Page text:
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Special Reports
The shabti of Khnummose in Tomb 26, still in place

Highlights of the 2017 archaeological season on Sai Island, Sudan


Combining data from settlement and funerary archaeology has much potential, not only for reconstructing daily life, health and diet but especially for understanding the ancient population. The ERC project AcrossBorders has conducted excavations on the Nile island of Sai in northern Sudan from 2013-2017, working in both the well-preserved Pharaonic settlement and the associated pyramid cemetery. Various buildings, a large amount of objects, and tonnes of pottery vessels from the 18th Dynasty were unearthed, allowing the partial reconstruction of New Kingdom Sai.

In 2017, work focused on Tomb 26, which yielded intact interments of Egyptian officials, buried together with family members and rich inventories. These new finds enable us to trace individuals who have lived and died on Sai during the 18th Dynasty (ca. 1450-1350 BCE), being engaged in the Egyptian administration of a ‘colonial town’.

A new Egyptian-type tomb monument was discovered by AcrossBorders in the elite cemetery SAC5 in 2015. Tomb 26 was fully excavated in 2017, yielding some unexpected finds and spectacular features.

Map of Tomb 26.

The tomb has a 5.2m deep shaft (Feature 1) which opens into a large burial chamber (Feature 2). Along the north wall of this chamber is a trench (Feature 4) which was cleaned in 2017 and yielded a number of burials. At the bottom of this trench, the original burial chamber opens towards the north. It was found sealed with flood deposits and has obviously been undisturbed since ancient times. Chamber 6, which is less than a metre in height, held two coffins, of which only traces survived in the flood sediments, as well as rich burial equipment of Egyptian style: scarabs, faience vessels, pottery vessels and one stone shabti were used as burial goods. Traces of the funerary masks, here especially inlayed eyes and gold foil, have also survived. According to the inscribed finds and the human remains, the double burial in Feature 6 can be identified as the master gold worker Khnummose and an anonymous female person, presumably his wife.The stone shabti especially but also the heart scarab are real master pieces and are of very high quality – without doubt the highlights of AcrossBorders’ excavation in 2017.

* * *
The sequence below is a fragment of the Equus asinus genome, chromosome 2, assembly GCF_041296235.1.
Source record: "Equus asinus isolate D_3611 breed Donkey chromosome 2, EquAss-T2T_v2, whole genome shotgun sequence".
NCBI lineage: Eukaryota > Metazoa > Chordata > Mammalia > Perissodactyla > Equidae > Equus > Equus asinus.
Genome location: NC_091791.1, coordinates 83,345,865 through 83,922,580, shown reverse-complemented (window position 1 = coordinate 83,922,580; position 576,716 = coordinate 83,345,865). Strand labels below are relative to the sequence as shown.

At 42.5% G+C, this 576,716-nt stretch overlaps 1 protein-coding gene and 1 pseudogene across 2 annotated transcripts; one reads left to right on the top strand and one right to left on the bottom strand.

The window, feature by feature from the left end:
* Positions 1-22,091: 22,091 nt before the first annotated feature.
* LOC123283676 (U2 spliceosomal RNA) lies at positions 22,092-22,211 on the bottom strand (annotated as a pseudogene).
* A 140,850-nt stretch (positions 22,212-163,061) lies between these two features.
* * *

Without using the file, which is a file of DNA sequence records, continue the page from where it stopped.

Finally, a new discovery was made in the northwest corner of Feature 2: the entrance of a hidden chamber, concealed by a plastered stone, was revealed. This western chamber, Feature 5, yielded nine adult and two infant burials, again with a nice selection of finds comprising a gold ring, scarabs, amulets and pottery vessels, as well as a few traces of the funerary masks and coffins. These burials seem to be almost contemporary with Khnummose and his wife, suggesting that they represent probably further family members. This assumption will be tested by tracing ancient DNA from the skeletons.

All in all, Tomb 26 turned out to be a real ‘gold mine’ – not only because of the rich inventory and high quality objects but in particular because of the prosopographical data, enabling us to reconstruct a family whose members were engaged in gold mining, one of the main functions of Sai as Egyptian administrative centre during the New Kingdom.


Contact Info
Professor Dr Julia Budka
Ludwig-Maximilians-Universität München Institut für Ägyptologie und Koptologie
+49 (0) 89 / 289 27543
Ludwig-Maximilians-Universität München Institut für Ägyptologie und Koptologie
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